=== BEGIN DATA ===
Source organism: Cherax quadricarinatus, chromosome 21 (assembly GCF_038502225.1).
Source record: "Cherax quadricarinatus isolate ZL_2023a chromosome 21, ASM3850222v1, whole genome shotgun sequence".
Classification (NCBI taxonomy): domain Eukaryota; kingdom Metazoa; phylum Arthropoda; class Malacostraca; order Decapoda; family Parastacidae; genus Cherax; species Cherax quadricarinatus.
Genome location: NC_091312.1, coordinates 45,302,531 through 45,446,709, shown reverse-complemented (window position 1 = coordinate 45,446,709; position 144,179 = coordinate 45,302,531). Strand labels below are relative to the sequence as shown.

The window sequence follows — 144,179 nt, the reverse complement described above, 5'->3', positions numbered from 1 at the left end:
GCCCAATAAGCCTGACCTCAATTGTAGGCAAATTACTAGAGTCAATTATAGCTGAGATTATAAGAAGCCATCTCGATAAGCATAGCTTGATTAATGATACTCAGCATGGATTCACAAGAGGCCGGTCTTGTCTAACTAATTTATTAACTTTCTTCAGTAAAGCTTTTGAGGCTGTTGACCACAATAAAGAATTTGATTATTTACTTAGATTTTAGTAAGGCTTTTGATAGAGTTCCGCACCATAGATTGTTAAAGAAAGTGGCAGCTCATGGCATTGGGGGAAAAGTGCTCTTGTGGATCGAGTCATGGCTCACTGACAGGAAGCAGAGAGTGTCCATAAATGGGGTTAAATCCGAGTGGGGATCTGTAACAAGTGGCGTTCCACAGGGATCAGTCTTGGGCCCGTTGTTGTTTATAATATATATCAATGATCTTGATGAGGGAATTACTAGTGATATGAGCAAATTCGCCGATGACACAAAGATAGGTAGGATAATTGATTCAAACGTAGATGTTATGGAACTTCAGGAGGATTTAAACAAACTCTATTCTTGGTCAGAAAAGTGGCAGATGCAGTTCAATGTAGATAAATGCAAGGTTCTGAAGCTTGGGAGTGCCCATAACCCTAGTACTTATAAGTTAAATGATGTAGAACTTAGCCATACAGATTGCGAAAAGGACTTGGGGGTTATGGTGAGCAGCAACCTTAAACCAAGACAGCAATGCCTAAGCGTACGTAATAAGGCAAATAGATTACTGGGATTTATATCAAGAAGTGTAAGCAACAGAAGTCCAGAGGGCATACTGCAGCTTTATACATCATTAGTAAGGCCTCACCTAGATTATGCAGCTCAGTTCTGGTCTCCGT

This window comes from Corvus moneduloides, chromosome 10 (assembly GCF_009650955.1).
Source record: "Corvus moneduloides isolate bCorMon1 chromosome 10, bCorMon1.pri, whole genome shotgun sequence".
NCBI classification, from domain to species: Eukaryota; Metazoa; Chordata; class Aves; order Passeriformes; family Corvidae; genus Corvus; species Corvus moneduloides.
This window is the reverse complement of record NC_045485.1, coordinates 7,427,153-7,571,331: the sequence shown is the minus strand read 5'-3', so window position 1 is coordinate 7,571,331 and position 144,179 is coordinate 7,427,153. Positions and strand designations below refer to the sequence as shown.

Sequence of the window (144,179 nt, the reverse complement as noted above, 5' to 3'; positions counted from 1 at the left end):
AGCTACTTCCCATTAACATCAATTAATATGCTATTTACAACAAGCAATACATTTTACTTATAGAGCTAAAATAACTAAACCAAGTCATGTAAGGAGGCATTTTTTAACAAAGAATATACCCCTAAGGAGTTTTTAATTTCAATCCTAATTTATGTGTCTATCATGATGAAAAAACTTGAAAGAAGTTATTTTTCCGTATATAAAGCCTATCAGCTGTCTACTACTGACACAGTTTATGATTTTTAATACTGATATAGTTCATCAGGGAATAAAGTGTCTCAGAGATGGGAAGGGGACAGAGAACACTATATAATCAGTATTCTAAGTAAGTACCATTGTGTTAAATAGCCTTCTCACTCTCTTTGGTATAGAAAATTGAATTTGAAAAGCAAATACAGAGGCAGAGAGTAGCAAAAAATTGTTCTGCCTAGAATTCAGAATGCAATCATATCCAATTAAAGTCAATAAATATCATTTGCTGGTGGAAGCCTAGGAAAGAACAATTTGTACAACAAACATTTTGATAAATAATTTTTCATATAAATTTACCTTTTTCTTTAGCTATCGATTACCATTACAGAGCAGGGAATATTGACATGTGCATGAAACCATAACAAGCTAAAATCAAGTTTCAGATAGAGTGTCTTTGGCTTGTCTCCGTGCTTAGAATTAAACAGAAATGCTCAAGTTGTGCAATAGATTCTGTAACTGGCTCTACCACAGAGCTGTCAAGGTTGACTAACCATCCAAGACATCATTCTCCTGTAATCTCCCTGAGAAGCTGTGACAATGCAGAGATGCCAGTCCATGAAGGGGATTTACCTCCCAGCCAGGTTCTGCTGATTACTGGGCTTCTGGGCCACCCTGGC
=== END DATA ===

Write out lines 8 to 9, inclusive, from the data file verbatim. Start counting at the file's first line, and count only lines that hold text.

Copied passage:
Source record: "Corvus moneduloides isolate bCorMon1 chromosome 10, bCorMon1.pri, whole genome shotgun sequence".
NCBI classification, from domain to species: Eukaryota; Metazoa; Chordata; class Aves; order Passeriformes; family Corvidae; genus Corvus; species Corvus moneduloides.